Turbo marks the first time the TrackMania franchise has appeared on either Xbox or PlayStation consoles, so it’s safe to say there’s probably a large number of people for whom this game will be their first experience of TrackMania.
While there may be more than 200 of them, most of the tracks are incredibly short, some lasting no more than 20 seconds. There are a few multi-lap tracks thrown into the mix, but nothing that takes longer than three minutes to complete.
It’s a bit of a shame as some of the tracks are very well designed and do a great job of inducing the feeling of vertigo as you fly around the more outlandish ones at high-speeds to perfectly choreographed music. Most are over all too soon though, and it can feel a little anti-climactic as a result.
The counter of this is that the bite-sized courses can be incredibly hard to master, requiring multiple runs to learn every corner and obstacle in order to earn the best time, which does help to prolong the experience somewhat. The difference between victory and defeat can be milliseconds, and even the slightest mistake such as grazing a barrier or starting a drift too early can ruin a perfect run, sending you right back to square one.
This may be the appeal of TrackMania games to many but for those who aren’t a fan of the formula, when a mistake happens just before the finish line and with progress to the next track or area blocked until a certain number of medals have been won, it can start to become a grind as you hit the B button to restart the same track again and again.
It can quickly become tiresome, especially when racing in a less favoured arena or car and the obnoxious commentary can really start to grate. Hearing “Did you mean to do that?!” or “Hey, watch the paintwork!” after every crash is a cert to get the blood pressure rising. Thankfully there is an option to turn these off in the settings.
No doubt there will be many TrackMania enthusiasts out there who will gladly gather up the 150 gold medals required to open the final set of courses locked away in the Black Series, but for many the grind and steep learning curve may be too off-putting to get further than the opening few levels.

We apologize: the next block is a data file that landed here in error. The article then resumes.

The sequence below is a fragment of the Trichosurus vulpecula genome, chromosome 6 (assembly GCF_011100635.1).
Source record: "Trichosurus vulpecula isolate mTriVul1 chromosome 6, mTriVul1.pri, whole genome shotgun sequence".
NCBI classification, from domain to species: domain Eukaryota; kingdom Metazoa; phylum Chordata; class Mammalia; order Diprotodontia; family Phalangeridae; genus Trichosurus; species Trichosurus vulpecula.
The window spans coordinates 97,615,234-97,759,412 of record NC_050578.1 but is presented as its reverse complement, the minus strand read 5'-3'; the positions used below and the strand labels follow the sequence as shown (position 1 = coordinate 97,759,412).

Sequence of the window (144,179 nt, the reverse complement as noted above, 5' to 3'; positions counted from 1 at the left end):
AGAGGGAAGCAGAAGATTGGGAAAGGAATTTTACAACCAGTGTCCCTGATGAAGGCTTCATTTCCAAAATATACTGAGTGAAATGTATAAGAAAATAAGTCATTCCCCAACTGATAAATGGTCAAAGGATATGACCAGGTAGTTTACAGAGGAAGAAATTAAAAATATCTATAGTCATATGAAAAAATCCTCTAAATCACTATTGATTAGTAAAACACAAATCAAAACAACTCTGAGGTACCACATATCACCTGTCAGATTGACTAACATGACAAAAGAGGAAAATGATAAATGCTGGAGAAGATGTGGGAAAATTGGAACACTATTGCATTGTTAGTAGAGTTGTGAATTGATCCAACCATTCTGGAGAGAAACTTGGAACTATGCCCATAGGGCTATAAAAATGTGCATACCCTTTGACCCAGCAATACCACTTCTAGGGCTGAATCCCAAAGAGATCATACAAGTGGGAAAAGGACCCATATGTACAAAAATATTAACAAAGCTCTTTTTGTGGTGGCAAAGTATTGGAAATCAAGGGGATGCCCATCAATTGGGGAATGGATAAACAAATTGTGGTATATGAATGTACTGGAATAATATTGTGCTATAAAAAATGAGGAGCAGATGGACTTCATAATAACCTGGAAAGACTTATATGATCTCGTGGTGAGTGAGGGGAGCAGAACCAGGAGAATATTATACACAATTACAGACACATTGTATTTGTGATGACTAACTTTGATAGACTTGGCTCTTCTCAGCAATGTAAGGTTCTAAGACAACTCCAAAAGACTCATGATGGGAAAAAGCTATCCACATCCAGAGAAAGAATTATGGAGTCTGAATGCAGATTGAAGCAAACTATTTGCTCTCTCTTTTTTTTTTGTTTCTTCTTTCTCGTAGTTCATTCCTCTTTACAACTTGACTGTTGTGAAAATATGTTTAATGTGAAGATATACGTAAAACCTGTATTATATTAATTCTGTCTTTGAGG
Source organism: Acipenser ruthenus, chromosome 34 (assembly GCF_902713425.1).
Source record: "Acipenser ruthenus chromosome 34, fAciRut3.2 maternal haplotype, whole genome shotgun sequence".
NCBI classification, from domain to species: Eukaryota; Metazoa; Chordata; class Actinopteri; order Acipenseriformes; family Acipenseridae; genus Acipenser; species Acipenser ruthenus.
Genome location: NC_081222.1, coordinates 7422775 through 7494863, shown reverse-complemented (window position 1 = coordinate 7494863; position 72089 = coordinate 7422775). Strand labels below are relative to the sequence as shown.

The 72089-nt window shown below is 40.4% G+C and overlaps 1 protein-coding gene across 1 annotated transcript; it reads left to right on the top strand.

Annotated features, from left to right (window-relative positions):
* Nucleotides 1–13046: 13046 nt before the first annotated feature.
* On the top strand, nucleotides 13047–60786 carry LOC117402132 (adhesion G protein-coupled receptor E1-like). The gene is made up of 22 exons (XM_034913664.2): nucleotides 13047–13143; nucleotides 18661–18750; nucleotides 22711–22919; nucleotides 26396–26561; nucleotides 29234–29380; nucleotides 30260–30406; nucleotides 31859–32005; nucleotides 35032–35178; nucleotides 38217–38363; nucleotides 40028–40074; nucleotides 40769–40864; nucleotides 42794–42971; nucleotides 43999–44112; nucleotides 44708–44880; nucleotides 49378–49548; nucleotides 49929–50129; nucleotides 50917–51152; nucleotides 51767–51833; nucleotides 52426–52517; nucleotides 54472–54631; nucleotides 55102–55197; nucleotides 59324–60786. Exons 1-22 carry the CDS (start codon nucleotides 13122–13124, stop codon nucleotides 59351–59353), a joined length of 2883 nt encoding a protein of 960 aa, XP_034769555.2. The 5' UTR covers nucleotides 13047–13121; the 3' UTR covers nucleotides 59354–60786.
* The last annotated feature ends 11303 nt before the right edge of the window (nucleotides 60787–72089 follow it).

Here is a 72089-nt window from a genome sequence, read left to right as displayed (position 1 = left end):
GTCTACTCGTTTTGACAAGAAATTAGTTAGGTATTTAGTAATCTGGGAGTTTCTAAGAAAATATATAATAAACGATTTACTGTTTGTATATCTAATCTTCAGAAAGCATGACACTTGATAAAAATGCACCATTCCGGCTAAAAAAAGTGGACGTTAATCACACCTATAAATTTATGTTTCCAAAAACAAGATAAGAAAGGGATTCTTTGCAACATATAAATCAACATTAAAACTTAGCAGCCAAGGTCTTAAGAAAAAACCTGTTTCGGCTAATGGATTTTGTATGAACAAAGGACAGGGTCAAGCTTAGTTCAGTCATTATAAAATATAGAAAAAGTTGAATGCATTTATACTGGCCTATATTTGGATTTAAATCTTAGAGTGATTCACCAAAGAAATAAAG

The saving grace of Turbo’s arcade action turned out to be the multiplayer. Competing in time trials against other players is a much more enjoyable experience than riding solo or against an unfaltering AI.
The presence of other players makes it easier to forgive the flaws of the campaign, and actually gives you a reason to customise your car with the various paint jobs, emblems and numbers unlocked by earning medals.
Numerous filter options allow you to pick the race type and courses when competing online, though it’s probably a good idea to choose the lobby with the highest number of players for the best experience.
At the time of writing Turbo’s servers seem a bit sparsely populated, which is a little worrying seeing as the game was only recently released. Still, find a lobby with a decent number of people and there’s a lot of fun to be had.
Hurtling around corners with dozens of drivers (there can be up to 100 in a race) can be an exhilarating experience, especially as others start to spin wildly out of control, creating some almost set-piece like crashes. There’s no physical contact between any of the cars, so don’t expect to be able to use aggressive tactics to get ahead, it’s all about skill here.
Most efforts will end up mid-table finishes, but there will be times when for one glorious moment your name sits atop the Leaderboard. It’s not all about the glory though, and chasing the pack is by no means less enjoyable. Whittling down your time by fractions of a second to close the gap on the leaders has an “I can do better” appeal to it and will keep you coming back for more.
The local multiplayer options feel like they are catered towards a party atmosphere, something which you can enjoy with friends for a bit of couch co-op. Double Driver mode has two people controlling the same car, and numerous players can take part in arcade style time-trial competitions with limited restarts, solo or as part of a team. Turbo even features that rarest of multiplayer modes these days – split screen, for up to four players.
A custom track builder is available and allows you to come up with your own extreme designs, with a random generator for those a little more creatively challenged. It’s fun to watch the latter churning out procedurally designed courses piece by piece, but they can sometimes lack the finesse and fluidity of some of the tracks found in the main game.
There’s probably enough in Turbo to keep those who love to smash personal records or see their name climbing a Leaderboard entertained, and it could definitely work as something to have on in the background when friends are over to dip in and out of, something the game even suggests in the loading screens.
If you approach TrackMania Turbo expecting to find the core aspects of a more traditional racer in an arcade wrapping, then you’ll only end up disappointed. However, accept the game for what it is and not what you wanted it to be, and you’ll have a much more enjoyable experience.